3. Pluto's New Moon

In July, it was announced that a tiny new moon had been discovered around the dwarf planet Pluto. A survey conducted by the Hubble Space Telescope found the moon, which is the fourth and smallest one yet found circling Pluto.

"It's symptomatic of the fact that there's this huge world out there that we don't know yet," McNutt said. "When I was growing up, I was the ultimate geek and space cadet. I knew all the names of the planets and I knew how many moons they all had. At the time, Saturn had nine moons, Uranus had five, Neptune had two, and Pluto didn't have any. That's been rewritten multiple times now, and it gets back to the idea that part of science, and part of understanding the world we live in, is casting our net wider and looking at new things."

The moon, which has temporarily been named P4, is estimated to be 8-to-21-miles (13-to-34-kilometers) wide. Pluto's largest moon, Charon, is 648-miles (1,043-km) wide, and the two others, Nix and Hydra, range from 20-to-70-miles (32-to-113-km) across.

The New Horizons probe is currently journeying out into the solar system and is scheduled to fly through the Pluto system in 2015. The mission is designed to provide new insights about worlds at the edge of our solar system.

NASA's Mercury Messenger probe captured this historic image of Mercury, the first ever obtained from a spacecraft in orbit about the solar system's innermost planet. The photo was taken on Tuesday (March 29) at 5:20 am EDT. (Image credit: NASA/Johns Hopkins University Applied Physics Laboratory/Carnegie Institution of Washington)

4. Messenger Probe Becomes First to Orbit Mercury

After six-and-a-half years of traveling in space, NASA's Messenger probe made history March 17 by becoming the first spacecraft to enter into orbit around Mercury.

"One of the things I like to say about Mercury is from one of the Star Trek episodes about 'the undiscovered country,'" McNutt said. "With Mercury, we certainly had our first tantalizing glimpses with Mariner 10. Now we've gone back and gone into orbit. We've really been able to map the planet and know what it looks like. We're seeing these incredible volcanic formations from a long time back in the history of the solar system. We're trying to figure out how to put together the pieces of the puzzle."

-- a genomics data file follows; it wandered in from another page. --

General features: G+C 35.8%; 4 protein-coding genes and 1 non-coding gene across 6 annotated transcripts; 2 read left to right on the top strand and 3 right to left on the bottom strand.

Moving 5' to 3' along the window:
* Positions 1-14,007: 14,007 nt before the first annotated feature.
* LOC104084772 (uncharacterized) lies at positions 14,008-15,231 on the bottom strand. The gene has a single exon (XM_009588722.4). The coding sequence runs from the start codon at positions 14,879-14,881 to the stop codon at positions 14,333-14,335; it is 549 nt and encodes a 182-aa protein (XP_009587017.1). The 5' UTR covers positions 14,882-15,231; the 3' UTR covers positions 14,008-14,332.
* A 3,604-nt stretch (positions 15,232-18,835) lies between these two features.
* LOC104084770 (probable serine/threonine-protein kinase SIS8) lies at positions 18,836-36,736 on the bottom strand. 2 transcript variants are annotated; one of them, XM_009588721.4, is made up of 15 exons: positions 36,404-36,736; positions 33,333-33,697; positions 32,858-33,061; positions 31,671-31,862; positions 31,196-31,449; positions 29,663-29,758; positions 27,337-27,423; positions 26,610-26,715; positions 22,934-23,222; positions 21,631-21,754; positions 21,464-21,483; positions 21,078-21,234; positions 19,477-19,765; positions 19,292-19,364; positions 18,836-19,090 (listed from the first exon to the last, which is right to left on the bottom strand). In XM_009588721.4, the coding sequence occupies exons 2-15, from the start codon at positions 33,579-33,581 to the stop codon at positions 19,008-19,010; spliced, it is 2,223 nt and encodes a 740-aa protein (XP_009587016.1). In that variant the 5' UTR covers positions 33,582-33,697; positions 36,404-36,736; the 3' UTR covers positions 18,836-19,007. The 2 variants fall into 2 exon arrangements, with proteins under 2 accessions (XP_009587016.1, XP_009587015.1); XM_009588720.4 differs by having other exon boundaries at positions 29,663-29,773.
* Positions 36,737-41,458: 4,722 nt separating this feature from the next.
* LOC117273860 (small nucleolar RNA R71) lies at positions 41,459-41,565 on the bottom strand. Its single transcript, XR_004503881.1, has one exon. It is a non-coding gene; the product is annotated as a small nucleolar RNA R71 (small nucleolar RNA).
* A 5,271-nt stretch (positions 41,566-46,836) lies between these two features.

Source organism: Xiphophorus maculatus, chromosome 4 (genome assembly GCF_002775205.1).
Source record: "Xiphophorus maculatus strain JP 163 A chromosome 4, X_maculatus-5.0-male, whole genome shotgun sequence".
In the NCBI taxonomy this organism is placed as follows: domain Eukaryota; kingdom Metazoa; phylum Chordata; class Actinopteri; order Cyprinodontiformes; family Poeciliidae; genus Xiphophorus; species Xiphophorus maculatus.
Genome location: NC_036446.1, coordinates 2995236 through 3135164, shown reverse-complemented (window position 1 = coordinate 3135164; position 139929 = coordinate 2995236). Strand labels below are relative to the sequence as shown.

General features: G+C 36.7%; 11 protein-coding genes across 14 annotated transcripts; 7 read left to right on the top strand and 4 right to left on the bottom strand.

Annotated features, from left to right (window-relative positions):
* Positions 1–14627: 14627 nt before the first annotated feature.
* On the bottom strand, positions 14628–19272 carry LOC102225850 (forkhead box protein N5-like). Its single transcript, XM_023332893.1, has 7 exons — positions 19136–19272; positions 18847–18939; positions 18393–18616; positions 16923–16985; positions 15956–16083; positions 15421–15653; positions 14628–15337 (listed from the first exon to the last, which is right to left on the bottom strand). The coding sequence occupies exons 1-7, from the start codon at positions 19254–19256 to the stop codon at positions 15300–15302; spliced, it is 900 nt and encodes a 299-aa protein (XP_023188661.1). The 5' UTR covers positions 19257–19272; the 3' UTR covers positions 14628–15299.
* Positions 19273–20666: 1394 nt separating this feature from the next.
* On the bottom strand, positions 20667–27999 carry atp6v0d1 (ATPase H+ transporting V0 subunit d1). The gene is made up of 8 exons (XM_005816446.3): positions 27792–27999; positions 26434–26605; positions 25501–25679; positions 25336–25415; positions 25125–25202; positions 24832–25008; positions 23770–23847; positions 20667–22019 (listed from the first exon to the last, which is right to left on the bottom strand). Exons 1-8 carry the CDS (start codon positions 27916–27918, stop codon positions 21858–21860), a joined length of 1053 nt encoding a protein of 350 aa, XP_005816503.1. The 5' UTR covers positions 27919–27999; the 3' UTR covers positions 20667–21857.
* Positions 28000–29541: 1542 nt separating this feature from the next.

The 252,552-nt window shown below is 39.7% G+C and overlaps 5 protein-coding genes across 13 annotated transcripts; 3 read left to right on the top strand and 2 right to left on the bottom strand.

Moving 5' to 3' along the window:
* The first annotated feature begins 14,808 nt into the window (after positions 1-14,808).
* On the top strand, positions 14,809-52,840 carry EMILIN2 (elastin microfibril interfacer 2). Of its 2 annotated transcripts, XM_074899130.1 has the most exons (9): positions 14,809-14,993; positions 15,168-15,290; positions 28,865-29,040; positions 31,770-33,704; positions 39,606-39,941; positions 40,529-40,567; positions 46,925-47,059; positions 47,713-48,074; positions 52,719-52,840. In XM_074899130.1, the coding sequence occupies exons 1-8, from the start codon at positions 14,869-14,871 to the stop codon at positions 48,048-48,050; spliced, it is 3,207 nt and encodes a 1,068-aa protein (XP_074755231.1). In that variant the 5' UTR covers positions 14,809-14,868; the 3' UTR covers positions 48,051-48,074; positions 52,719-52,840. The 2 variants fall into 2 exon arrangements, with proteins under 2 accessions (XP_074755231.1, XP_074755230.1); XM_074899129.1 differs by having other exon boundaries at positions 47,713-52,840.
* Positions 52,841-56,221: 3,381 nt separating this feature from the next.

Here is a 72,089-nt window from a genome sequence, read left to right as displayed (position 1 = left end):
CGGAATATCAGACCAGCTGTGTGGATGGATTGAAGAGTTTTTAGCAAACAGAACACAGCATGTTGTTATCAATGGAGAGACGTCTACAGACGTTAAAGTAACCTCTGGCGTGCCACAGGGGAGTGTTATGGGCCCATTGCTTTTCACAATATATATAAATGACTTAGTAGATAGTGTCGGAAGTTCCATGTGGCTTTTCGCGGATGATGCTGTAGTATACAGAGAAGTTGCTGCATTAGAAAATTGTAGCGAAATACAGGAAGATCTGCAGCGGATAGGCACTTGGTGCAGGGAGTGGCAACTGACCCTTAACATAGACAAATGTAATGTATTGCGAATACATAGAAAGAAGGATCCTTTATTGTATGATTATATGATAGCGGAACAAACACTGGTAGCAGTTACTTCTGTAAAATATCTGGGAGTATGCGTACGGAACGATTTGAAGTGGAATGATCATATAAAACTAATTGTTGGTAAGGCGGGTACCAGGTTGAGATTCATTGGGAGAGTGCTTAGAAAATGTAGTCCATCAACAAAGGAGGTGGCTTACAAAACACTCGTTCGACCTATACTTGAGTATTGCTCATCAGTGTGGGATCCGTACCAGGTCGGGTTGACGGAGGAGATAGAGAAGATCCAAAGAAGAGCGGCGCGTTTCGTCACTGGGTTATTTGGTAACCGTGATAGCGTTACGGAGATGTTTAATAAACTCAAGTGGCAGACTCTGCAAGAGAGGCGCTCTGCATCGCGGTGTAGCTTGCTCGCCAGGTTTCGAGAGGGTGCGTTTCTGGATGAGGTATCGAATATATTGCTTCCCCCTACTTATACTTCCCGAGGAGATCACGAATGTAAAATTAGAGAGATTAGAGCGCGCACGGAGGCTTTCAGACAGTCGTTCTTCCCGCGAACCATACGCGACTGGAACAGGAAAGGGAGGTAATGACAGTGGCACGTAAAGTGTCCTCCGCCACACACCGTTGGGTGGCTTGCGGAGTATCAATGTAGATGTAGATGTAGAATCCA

The Messenger mission (short for Mercury Surface, Space Environment, Geochemistry and Ranging) is designed to study and map Mercury's surface in unprecedented detail. The probe will also investigate the planet's composition, magnetic field, geologic history and its mysteriously thin and tenuous atmosphere.

"We've literally rewritten the book on the innermost planets of the solar system, and it's an important book to rewrite. It's been a question of having a highly motivated group of people and the right technology and the right kind of situation and the right program to pull all these pieces together so you can actually accomplish it. It really has been a tremendous accomplishment."

Saul Perlmutter (left), Brian Schmidt (center) and Adam Riess (right) at a news conference on Dec. 7, 2011 at the Royal Swedish Academy of Sciences in Stockholm. Perlmutter, Schmidt and Riess won the 2011 Nobel Prize in physics for their discovery of the accelerating universe. (Image credit: The Royal Swedish Academy of Sciences/KVA TV)

5. Dark Energy Physicists Win Nobel Prize

Three astrophysicists won the Nobel Prize in physics this year for their discovery that the universe is not only expanding, but accelerating as well.

Saul Perlmutter of Lawrence Berkeley National Laboratory and the University of California, Berkeley; Brian Schmidt of the Australian National University and Adam Riess of Johns Hopkins University and the Space Telescope Science Institute snagged the prestigious honor for their groundbreaking work that led to the enigmatic concept of dark energy.

To explain how the universe's expansion is accelerating, the scientists came up with a mysterious force, "dark energy," that is working against the gravitational forces that are pulling the universe inward. While dark energy has yet to be directly detected, it is thought to make up 73 percent of all mass and energy in the universe. [7 Surprising Things About the Universe]

This image from the Solar Dynamics Observatory shows the X6.9 solar flare of Aug. 9, 2011 near the western limb (right edge) of the sun. (Image credit: NASA/SDO/Weather.com)

6. The Sun Wakes Up

After a long quiescence, 2011 saw an increase in solar activity. In August, an extremely powerful solar flare was unleashed from the sun. In fact, the X-class flare was the largest one in over four years, scientists said.

Solar activity waxes and wanes on a roughly 11-year cycle. The current cycle began in 2008 and is expected to last until 2020. After a period of more subdued behavior, the sun is now ramping up toward a solar maximum in 2013.